Cape Fuchsia 'Moonraker'

Phygelius x rectus

Family: Scrophulariaceae (skrof-yoo-larr-ee-AY-see-ee) (Info)
Genus: Phygelius (fy-GEL-us) (Info)
Species: x rectus (REK-tus) (Info)
Cultivar: Moonraker



Foliage Color:


Bloom Characteristics:

Flowers are good for cutting

This plant is attractive to bees, butterflies and/or birds

Water Requirements:

Average Water Needs; Water regularly; do not overwater

Where to Grow:

Unknown - Tell us


24-36 in. (60-90 cm)


24-36 in. (60-90 cm)


USDA Zone 7b: to -14.9 C (5 F)

USDA Zone 8a: to -12.2 C (10 F)

USDA Zone 8b: to -9.4 C (15 F)

USDA Zone 9a: to -6.6 C (20 F)

USDA Zone 9b: to -3.8 C (25 F)

USDA Zone 10a: to -1.1 C (30 F)

USDA Zone 10b: to 1.7 C (35 F)

USDA Zone 11: above 4.5 C (40 F)

Sun Exposure:

Full Sun



Bloom Color:

Pale Yellow

Bloom Time:

Late Spring/Early Summer

Mid Summer

Late Summer/Early Fall

Mid Fall

Late Fall/Early Winter



Other details:

Unknown - Tell us

Soil pH requirements:

6.1 to 6.5 (mildly acidic)

6.6 to 7.5 (neutral)

7.6 to 7.8 (mildly alkaline)

Patent Information:

Unknown - Tell us

Propagation Methods:

By dividing rhizomes, tubers, corms or bulbs (including offsets)

From herbaceous stem cuttings

Seed Collecting:

Allow pods to dry on plant; break open to collect seeds


This plant has been said to grow in the following regions:

Saint David, Arizona

Citrus Heights, California

Clayton, California

Encinitas, California

Fairfield, California

Fremont, California

Grass Valley, California

Huntington Beach, California

San Jose, California

San Leandro, California

Vista, California

Chilmark, Massachusetts

Roswell, New Mexico

Southold, New York

Yonkers, New York

Bay City, Oregon

Dallas, Oregon

Portland, Oregon

Salem, Oregon

Garland, Texas

Enumclaw, Washington

Kalama, Washington

Olympia, Washington (2 reports)

Port Orchard, Washington

Seattle, Washington (2 reports)

Shelton, Washington

Vancouver, Washington

show all

Gardeners' Notes:


On Mar 14, 2015, Philthegarden from Southampton,
United Kingdom wrote:

Back cross between "Winchester Fanfare" and P aequalis "yellow trumpet".
described as a sub-shrub, mine grew to 30"x30" in three years and was evergreen. Pretty flowers profuse over several summer months.
as was commented elsewhere - suckers rapidly and spreads through other plantings. I removed it three years ago and have been pullling out suckers ever since.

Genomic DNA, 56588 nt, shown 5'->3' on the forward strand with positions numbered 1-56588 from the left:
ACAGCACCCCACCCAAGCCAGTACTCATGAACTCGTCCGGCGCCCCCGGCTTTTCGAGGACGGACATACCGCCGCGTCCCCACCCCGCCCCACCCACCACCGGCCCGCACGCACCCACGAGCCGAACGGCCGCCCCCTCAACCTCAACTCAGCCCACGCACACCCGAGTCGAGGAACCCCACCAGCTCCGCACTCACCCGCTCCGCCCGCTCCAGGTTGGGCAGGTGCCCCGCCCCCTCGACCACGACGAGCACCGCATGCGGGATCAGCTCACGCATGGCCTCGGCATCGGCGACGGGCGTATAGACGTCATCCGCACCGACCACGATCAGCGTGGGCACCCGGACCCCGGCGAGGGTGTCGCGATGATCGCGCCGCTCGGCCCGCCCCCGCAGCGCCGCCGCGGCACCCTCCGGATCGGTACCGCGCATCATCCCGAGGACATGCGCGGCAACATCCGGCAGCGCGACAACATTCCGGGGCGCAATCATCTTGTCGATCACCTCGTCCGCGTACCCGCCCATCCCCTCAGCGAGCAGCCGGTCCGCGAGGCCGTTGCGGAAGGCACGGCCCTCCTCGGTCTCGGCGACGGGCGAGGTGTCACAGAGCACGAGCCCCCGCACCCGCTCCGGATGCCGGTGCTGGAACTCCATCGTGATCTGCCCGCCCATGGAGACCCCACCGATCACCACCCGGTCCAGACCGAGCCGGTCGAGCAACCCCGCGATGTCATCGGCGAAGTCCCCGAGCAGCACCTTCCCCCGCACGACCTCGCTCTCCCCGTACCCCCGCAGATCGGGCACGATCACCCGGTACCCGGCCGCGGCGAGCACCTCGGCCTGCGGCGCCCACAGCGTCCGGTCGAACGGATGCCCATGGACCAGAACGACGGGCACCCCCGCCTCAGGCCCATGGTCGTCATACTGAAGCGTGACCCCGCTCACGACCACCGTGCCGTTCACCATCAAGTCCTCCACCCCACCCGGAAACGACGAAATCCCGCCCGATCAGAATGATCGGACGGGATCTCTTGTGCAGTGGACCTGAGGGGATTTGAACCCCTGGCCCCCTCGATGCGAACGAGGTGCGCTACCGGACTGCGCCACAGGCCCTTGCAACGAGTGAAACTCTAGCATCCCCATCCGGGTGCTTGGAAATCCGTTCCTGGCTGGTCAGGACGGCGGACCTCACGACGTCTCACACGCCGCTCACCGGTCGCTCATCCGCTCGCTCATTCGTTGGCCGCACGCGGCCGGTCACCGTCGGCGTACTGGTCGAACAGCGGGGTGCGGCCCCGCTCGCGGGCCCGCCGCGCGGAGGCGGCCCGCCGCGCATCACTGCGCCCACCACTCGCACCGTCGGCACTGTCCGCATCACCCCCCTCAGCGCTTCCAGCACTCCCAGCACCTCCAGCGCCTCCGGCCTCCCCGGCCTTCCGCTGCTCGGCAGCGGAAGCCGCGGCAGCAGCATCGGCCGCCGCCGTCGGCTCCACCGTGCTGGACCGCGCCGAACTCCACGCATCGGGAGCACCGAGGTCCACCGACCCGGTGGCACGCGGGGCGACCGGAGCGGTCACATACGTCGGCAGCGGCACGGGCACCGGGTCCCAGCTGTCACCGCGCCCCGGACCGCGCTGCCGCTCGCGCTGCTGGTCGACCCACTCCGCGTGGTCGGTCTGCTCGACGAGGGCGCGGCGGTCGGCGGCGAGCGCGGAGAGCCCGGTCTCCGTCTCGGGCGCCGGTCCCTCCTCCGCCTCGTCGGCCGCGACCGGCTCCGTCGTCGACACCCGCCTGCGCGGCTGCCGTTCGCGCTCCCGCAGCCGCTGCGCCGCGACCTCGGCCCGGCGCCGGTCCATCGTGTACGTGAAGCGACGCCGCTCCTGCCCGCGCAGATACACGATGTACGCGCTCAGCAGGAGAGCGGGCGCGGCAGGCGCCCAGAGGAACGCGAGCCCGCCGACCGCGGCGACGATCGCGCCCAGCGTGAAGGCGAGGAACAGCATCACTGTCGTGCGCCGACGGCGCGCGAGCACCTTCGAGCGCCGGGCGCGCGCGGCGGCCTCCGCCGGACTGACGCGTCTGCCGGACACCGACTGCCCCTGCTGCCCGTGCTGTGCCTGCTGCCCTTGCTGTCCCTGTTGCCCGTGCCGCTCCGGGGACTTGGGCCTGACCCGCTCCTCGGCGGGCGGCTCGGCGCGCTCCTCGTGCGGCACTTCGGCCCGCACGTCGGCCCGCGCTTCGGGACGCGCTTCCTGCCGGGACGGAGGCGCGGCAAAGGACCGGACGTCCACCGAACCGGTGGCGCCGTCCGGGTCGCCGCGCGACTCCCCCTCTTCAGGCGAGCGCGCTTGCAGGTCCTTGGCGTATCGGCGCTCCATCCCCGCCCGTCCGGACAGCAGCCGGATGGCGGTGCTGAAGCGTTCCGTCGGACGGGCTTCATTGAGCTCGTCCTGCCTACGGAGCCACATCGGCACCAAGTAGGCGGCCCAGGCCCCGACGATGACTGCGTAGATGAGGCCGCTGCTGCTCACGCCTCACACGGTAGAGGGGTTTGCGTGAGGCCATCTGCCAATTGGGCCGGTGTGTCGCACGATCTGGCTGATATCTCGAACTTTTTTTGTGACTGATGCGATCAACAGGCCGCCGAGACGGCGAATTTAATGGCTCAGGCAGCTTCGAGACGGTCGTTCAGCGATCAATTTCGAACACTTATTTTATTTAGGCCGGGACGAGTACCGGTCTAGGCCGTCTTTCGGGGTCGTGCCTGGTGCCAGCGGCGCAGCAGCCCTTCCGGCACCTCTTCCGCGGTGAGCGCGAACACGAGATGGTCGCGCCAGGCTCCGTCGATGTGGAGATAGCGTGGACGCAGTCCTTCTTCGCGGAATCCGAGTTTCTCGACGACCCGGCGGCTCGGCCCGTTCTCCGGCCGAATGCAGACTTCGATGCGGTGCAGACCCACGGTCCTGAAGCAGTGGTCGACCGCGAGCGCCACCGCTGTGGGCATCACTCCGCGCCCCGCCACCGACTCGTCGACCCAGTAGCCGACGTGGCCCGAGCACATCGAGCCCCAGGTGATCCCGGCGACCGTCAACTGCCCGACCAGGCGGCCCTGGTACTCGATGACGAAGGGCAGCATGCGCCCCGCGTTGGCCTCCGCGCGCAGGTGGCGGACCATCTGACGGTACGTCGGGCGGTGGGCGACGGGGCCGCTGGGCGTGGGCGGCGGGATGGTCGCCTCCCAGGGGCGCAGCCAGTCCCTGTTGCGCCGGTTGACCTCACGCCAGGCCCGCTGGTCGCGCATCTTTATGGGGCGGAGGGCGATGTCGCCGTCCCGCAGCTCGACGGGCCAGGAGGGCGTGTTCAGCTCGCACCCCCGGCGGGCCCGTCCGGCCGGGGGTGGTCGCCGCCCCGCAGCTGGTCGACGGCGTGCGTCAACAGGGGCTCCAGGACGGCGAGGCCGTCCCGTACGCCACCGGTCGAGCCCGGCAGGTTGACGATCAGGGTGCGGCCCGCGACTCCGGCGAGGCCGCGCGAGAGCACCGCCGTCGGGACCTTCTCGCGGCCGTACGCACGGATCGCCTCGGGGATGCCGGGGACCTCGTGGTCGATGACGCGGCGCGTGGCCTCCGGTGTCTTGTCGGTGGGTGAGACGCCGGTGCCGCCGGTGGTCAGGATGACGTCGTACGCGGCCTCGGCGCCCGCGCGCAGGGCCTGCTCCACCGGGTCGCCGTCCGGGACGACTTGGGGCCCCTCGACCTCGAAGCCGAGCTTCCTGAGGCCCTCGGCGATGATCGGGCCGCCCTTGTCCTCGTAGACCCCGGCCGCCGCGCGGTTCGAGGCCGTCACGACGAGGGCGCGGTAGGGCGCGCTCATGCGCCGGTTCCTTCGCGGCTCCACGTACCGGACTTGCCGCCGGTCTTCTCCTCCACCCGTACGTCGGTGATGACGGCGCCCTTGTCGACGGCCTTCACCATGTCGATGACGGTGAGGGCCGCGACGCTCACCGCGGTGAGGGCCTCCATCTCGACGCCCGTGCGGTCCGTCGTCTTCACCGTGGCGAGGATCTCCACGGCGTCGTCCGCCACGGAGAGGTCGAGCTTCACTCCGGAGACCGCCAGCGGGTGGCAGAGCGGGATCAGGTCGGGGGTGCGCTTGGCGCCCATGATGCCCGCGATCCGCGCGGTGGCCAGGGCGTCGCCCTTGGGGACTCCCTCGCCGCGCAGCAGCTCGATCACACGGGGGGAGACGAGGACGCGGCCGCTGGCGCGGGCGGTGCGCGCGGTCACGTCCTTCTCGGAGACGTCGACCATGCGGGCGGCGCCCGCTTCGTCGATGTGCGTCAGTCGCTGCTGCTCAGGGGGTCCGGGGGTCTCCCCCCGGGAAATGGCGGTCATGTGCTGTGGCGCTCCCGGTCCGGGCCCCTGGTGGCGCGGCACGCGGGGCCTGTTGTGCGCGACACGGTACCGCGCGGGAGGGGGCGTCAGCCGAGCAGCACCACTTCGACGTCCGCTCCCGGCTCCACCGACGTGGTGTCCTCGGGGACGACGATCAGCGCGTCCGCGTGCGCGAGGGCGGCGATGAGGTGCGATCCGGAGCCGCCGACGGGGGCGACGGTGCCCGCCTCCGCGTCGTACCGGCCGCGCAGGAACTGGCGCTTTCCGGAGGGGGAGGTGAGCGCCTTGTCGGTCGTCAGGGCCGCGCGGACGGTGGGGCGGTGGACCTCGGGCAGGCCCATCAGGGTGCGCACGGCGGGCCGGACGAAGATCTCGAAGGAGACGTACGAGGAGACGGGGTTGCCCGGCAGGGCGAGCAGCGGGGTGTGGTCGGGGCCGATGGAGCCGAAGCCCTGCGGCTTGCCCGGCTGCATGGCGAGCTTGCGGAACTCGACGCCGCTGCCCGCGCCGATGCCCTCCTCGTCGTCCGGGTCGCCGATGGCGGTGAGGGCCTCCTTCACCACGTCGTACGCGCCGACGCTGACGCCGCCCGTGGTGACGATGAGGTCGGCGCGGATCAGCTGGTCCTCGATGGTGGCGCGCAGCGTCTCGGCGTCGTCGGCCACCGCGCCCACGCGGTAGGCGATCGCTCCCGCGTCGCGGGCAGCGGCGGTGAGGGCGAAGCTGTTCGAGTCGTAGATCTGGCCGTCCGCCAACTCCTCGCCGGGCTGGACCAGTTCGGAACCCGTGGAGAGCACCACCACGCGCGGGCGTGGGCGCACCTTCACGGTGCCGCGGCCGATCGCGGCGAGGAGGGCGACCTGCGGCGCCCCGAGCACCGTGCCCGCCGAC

suggest surrounding it with something like corrugated iron sheet buried to 18" to contain it!!


On Aug 7, 2012, woodylover from Provincetown, MA (Zone 7a) wrote:

In my zone 7 location, I find that a sunny, well drained site, and cutting back in the spring, not fall, seem to encourage its survival. My plants are not in overly rich soil, but actually a bit on the sandy, lean side, but with a top dressing of mulch in the spring. I have been encouraged to try other cultivars of phygelius, and am having success.


On May 17, 2010, lehua_mc from Portland, OR (Zone 8b) wrote:

I purchased three of these, and sadly have lost all after their first winter which dipped into the teens and single digits. I have now three of the 'Coral Princess', since two harsh winters in a row haven't taught me yet. I have heard that an embankment of manure (bagged stuff) does wonders to help marginally hardy plants get through our short stints of plant killing weather.
A note about the previous entry, I'm starting to be cautious about using the word "invasive" in lieu of "aggressive". "Invasive", "noxious" and "nuisance" are all key words used by states in producing lists of known plants that are over running native eco systems, and the like. Washington State University, home of the WA Master Gardeners seems to have no problem with this cultivar so far.


On Apr 27, 2009, francelia from Olympia, WA (Zone 9a) wrote:

Very, Very INVASIVE. Did I mention it is invasive?

It spreads by rizome - big fat white ones and is near impossible to entirely remove.

It does bloom very nicely and the hummingbirds adore it. All the while though, the roots are growing and growing and exploring all parts of your garden.

I pulled mine out about 4 years ago and THOUGHT I got all the roots. not. Still pulling new plants from throughout the bed.


On Jun 30, 2006, Leehallfae from Seattle, WA wrote:

Two of these were planted in my shade garden and they are in bloom.

They are easy care - apply SuperBloom 12-55-6 in June and watch the pretty blossoms that follow.


On May 25, 2006, Rain1950 from (Zone 8a) wrote:

Picked up Moonraker, New Sensation and Lipstick Pink last year. Performed super and were a favorite with hummingbirds. Stayed green all winter even though a late 12 degree freeze burned the tips. Hard pruning in March. Have filled in great. Planted in well drained sandy loam ammended with compost. Have picked up Funfare Orange and Yellow Trumpet this year